All 1993 Corvettes were considered 40th anniversary cars.  The designated color for this milestone was Ruby red.  It was available as a coupe or convertible.

 

In 1996, the LT4 330hp engine was an option, along with the standard LT1 300hp engine.  Rumors were that the next generation LS1 V8 was coming the year after.  1996 was only year for the LT4.

 

The LT4 exhaust system in 1996 has a distinguishing feature from the LT1 system. It has a balance tube incorporated into it!

 

In 1996 Grand Sports, there is a small area behind the hatch roof and in front of the panel that attaches to the rear window that is taped, not painted. It is 1" long and the tape is about 18" wide. This change was early in production. The purpose is to eliminate a problem area in the paint booth during manufacturing.

 

In 1996 Grand Sports, the stripe is not the same width all the way back. It gets wider as it goes up the hood, and the top is narrower, and then it gets somewhat wider in the back end.

 

On April 21st 1996, the father of the Corvette Zora Arkus-Duntov passed away.  His involvement with the Corvette was absolutely critical for the advancements in engineering, performance, and drivability. Zora’s well publicized goals for the Corvette were to duplicate superior race car chassis designs and to create a futuristic mid-engine V8 design.  The latter surfaced only in prototype CERVI and CERVII.

  

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C5 years: 1997-2004

 

In 1997, a new Generation III all-aluminum LS1 V8 was introduced for the C5, making 345hp.

 

The first 200 production C5 Corvettes were painted Red, not the traditional color for the first production run.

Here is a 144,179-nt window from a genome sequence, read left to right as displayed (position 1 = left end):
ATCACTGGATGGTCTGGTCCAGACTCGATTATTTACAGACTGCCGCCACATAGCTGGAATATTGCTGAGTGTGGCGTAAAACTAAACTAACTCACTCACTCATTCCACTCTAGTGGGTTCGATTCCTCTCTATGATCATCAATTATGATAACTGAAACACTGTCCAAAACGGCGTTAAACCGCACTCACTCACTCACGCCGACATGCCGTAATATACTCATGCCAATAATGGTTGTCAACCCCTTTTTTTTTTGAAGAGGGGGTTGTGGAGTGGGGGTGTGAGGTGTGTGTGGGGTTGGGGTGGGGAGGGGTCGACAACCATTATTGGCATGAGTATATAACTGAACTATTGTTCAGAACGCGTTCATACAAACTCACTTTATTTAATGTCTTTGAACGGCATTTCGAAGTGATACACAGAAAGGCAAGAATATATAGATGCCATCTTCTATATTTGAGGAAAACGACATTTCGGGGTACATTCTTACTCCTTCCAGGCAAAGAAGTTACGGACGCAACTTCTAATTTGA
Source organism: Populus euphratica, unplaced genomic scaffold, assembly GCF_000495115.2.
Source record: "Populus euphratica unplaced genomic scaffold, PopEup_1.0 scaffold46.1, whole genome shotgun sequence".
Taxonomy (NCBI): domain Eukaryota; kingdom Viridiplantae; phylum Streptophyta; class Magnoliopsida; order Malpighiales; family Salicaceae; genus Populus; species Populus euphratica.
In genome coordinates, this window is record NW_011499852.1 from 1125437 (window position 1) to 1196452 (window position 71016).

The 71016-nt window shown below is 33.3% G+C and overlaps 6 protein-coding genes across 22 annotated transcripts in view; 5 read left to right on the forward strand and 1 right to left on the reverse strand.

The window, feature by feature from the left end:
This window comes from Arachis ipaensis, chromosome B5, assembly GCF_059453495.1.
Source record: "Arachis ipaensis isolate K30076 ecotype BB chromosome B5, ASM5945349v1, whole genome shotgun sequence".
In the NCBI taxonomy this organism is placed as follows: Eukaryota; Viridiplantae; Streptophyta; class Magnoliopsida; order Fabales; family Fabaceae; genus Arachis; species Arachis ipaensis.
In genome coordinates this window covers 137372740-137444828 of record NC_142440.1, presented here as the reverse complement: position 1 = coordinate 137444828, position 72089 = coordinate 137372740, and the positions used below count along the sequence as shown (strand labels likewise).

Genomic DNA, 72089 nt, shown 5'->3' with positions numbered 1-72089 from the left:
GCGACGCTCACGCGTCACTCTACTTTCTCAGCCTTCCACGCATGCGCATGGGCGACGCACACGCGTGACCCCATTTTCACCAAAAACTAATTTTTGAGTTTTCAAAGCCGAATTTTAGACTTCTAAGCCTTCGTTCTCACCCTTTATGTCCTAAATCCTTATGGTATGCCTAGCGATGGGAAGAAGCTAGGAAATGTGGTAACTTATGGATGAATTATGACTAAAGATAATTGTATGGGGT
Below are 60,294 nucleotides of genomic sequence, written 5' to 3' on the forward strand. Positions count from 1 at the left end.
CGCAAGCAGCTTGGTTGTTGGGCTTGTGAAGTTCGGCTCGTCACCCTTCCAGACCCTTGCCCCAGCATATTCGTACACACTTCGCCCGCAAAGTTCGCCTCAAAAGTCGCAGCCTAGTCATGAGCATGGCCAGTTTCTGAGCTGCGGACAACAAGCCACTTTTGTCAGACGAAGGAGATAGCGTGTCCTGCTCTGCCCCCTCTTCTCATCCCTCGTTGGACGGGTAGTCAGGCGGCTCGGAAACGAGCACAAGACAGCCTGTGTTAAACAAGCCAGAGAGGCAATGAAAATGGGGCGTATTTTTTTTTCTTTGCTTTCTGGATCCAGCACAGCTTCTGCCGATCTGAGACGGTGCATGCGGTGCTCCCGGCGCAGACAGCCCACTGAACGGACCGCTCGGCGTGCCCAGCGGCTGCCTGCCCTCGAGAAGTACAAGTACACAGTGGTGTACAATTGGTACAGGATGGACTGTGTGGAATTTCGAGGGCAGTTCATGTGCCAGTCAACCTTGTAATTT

The 1997 C5 was the first Corvette designed from the ground up, as completely new.  It did not borrow any major parts from other cars. One of the few off the shelf parts used was the exterior door handles, same ones used on the Oldsmobile Aurora that year.

 

The first use of a transaxle(rear mounted transmission) in a production Corvette occurred in the 1997. Three major benefits were better weight balance, better handling and increased interior space.  However, the first plans for one were in the Q-Corvette in 1958, planned for the 1960 model. Transaxles showed up in Corvette prototypes in the mid '60s in running models, but never in production models.

 

The first 4 speed in a Corvette was built by Borg Warner in 1957. The first transaxle in a production Corvette was also built by Borg Warner, forty years later in 1997. Both were introduced late in the model year.

 

Borg Warner has produced a transmission for each generation of Corvette: C1 - 1957 to 1962, C2 - 1963, C3 - 1980 to 1981, C4 - 1984 to 1988, and C5 - 1997 to 1998.